On March 8, the Center for American Progress, the preeminent Democratic-aligned think tank in Washington, D.C., announced the Ideas Conference, loosely modeled after the Conservative Political Action Conference. The idea, CAP President Neera Tanden told Politico at the time, was to attempt something that often seems impossible in the Donald Trump era: think about and discuss issues that were not wholly related to our attention-grabbing president. Just four days before CAP’s announcement, Trump had accused former President Barack Obama of a “Nixon/Watergate” conspiracy to bug Trump Tower—precisely the type of wild, news-dominating provocation that can eat up the national conversation for days, even weeks.
“It’s obviously critical that we provide a positive alternative of how we’re going to address the country’s challenges,” Tanden told Politico.
Still, the Ideas Conference will not solely be about developing progressive alternatives during the Trump administration. Its very existence is also an implicit recognition that Democrats could have done a better job furnishing that alternative during the 2016 election. “I don’t think the recent challenges we had in the election were just message problems,” Tanden told the New Republic. “We have had ideas challenges. People who haven’t gone to college have had a real struggle for the past 40 years and we need better answers for them.”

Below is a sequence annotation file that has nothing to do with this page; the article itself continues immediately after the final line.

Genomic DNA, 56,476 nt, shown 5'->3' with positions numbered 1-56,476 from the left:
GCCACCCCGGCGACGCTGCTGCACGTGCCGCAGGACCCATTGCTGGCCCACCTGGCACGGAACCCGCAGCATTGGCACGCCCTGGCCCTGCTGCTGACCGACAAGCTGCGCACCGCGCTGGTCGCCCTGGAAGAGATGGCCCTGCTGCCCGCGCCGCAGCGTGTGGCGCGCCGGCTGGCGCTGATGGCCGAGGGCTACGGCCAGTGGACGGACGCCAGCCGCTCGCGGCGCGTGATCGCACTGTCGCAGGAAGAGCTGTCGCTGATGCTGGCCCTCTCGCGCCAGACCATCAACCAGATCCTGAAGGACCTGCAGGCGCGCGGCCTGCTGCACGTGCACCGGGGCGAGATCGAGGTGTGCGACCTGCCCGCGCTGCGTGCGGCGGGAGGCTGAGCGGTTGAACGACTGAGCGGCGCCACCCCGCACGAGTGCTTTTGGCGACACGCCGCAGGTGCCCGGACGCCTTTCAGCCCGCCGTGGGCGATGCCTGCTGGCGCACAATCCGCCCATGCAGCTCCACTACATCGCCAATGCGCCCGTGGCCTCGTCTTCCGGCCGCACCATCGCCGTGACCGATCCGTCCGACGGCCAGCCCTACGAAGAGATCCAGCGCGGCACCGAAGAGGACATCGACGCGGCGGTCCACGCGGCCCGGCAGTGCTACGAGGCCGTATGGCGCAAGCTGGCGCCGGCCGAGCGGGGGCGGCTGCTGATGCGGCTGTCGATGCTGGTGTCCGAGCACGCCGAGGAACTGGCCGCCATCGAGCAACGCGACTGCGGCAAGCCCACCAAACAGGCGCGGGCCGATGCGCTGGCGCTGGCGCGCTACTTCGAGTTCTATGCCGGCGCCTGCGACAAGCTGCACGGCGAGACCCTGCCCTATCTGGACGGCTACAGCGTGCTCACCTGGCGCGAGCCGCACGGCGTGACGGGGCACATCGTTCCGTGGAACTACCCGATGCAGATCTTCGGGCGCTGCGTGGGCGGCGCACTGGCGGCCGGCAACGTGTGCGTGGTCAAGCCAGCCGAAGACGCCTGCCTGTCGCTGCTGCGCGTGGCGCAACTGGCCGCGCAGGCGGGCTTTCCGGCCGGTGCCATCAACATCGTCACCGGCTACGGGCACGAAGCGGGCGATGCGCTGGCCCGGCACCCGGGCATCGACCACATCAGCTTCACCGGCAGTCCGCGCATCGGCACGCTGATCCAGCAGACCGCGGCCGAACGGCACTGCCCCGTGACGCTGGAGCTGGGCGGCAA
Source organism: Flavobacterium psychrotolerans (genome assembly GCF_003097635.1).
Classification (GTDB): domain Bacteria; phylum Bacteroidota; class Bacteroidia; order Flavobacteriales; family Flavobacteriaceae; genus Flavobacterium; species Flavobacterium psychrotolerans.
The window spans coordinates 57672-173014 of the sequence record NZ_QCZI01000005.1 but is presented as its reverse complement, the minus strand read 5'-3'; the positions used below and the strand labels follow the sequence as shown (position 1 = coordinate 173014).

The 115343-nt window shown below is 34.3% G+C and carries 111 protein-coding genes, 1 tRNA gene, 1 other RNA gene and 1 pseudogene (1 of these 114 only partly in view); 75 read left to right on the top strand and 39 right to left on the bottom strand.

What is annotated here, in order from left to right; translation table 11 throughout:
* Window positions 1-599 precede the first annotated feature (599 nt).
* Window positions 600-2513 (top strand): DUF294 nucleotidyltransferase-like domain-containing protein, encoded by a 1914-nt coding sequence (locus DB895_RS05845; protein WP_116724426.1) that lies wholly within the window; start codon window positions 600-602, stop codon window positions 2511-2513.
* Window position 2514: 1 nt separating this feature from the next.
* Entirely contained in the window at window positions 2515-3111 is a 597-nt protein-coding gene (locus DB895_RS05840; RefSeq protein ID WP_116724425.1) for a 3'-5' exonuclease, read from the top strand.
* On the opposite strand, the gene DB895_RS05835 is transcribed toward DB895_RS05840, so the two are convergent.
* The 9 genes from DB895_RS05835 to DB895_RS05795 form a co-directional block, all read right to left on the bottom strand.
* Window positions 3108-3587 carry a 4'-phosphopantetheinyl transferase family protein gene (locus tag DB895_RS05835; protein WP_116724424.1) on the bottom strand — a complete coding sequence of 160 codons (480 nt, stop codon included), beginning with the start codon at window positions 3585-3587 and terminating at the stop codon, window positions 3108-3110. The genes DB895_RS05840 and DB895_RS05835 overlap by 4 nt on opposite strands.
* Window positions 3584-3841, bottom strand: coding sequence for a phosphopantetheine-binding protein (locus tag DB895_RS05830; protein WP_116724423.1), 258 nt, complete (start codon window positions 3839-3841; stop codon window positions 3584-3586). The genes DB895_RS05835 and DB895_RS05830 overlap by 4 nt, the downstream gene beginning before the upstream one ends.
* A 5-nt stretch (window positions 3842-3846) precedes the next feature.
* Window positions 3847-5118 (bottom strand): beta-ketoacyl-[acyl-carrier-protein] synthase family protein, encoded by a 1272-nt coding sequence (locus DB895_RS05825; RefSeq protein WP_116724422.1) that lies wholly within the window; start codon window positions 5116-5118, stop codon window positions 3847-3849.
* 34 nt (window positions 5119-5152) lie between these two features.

This is actually CAP’s third Ideas Conference, though its first in the Trump era. Even though it’s oriented toward the future, it is also haunted by the recent past, particularly the most devastating election for Democrats in recent memory. In addition to keynote addresses, the conference will feature panels on economic policy, national security, the resistance, and civil rights and democracy—all of which have become especially critical over the past four months.
A number of participants are people who are considered to be 2020 presidential contenders: Senators Kirsten Gilibrand, Elizabeth Warren, Kamala Harris, Cory Booker, and Chris Murphy will all address the conference, as will Los Angeles Mayor Eric Garcetti. Montana Governor Steve Bullock, who won a state Trump won by 20 points, will also address the conference, as will Obama’s National Security Advisor Susan Rice, who has been accused of several offenses by the sitting president.
“We should keep in mind that we’re in month four of the Trump administration,” Tanden said about the shadow Trump will cast on the conference. “It’s reasonable for people to be focused on his actions because they’re such an assault on vulnerable people, on progressive values, on other Americans. There is a lot to criticize. But our expectation is that people will provide an alternative vision and that our speakers, whether they’re senators or governors or even a mayor, will provide a positive alternative as well.”
No one who has already run for president was invited to speak at the conference, underscoring its goal of highlighting progressive rising stars. “Our focus is really on trying to highlight people who other people don’t see every day,” Tanden said. “People who are fighting and have positive ideas about how the country can move forward.”